Monday, July 22, 2019

A more careful reading of Thailand’s WWII history

Feb 24. 2019
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Re: “Remembering the heroic Thai resistance to Japan’s ‘Death Railway’”, Have Your Say, February 22.

In the interest of clarity and avoidance of misrepresentation, I should like to take issue with some points raised by Robin Grant in response to my recent letter.

Firstly, Robin Grant’s assertion that I said that the Thais collaborated with the Japanese over the mistreatment of workers on the construction of the Burma Railway. 

I did not. 

The sentence I wrote was “Given that the Khwae Yai River is in Thailand I suggest Vint Chavala examines this part of recent Thai history and the collaboration with Axis powers if he wants to actually understand the meaning of brutish and cruel.”

The utter barbarity of the Imperial Japanese Army towards those compelled to construct this railway is not in question, though it is often not fully appreciated that while 13,000 POWs lost their lives so did 100,000 Asian civilians.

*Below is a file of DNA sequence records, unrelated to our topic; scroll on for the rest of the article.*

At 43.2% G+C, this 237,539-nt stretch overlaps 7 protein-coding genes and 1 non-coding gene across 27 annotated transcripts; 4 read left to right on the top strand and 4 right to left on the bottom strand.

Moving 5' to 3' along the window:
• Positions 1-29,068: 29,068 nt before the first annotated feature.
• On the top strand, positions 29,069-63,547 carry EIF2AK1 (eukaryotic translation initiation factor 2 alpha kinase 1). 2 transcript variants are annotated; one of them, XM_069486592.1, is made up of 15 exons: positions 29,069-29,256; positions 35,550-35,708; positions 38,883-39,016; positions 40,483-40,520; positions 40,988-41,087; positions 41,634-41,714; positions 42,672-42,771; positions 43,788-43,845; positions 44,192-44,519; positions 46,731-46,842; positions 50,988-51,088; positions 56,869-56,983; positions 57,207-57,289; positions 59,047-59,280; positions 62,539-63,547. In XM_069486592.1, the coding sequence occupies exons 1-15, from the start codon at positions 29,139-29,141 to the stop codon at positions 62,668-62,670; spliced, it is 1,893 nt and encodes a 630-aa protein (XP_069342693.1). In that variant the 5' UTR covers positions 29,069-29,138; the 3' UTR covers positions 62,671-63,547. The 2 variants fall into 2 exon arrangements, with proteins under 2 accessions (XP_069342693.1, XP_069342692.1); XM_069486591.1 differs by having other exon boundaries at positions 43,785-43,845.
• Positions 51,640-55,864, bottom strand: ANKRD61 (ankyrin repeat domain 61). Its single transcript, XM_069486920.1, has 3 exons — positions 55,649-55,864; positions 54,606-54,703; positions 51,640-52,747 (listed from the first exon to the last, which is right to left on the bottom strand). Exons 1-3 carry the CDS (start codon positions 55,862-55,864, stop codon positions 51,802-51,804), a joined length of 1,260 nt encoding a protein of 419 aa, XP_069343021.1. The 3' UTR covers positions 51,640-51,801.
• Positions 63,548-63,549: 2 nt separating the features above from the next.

Moreover, it is a matter of record that the “invasion of Thailand” was launched on December 8, 1941 and that fighting lasted barely five hours. On December 14, Thai Prime Minister Plaek Phibunsongkhram signed a secret agreement with the Japanese that committed Thai troops to the Malayan and Burma campaigns against the British. An alliance between Thailand and Japan was then formally signed on December 21, 1941. The agreement was revised on December 30 to give the Japanese full access to Thai weaponry and to Thai railways, roads, airfields, naval bases, warehouses, communications systems and barracks – though Thailand retained control of its armed forces and internal affairs. Then on January 25 the following year, the Thai government declared war on the United States and the United Kingdom. 

John Alexander Fitzpatrick


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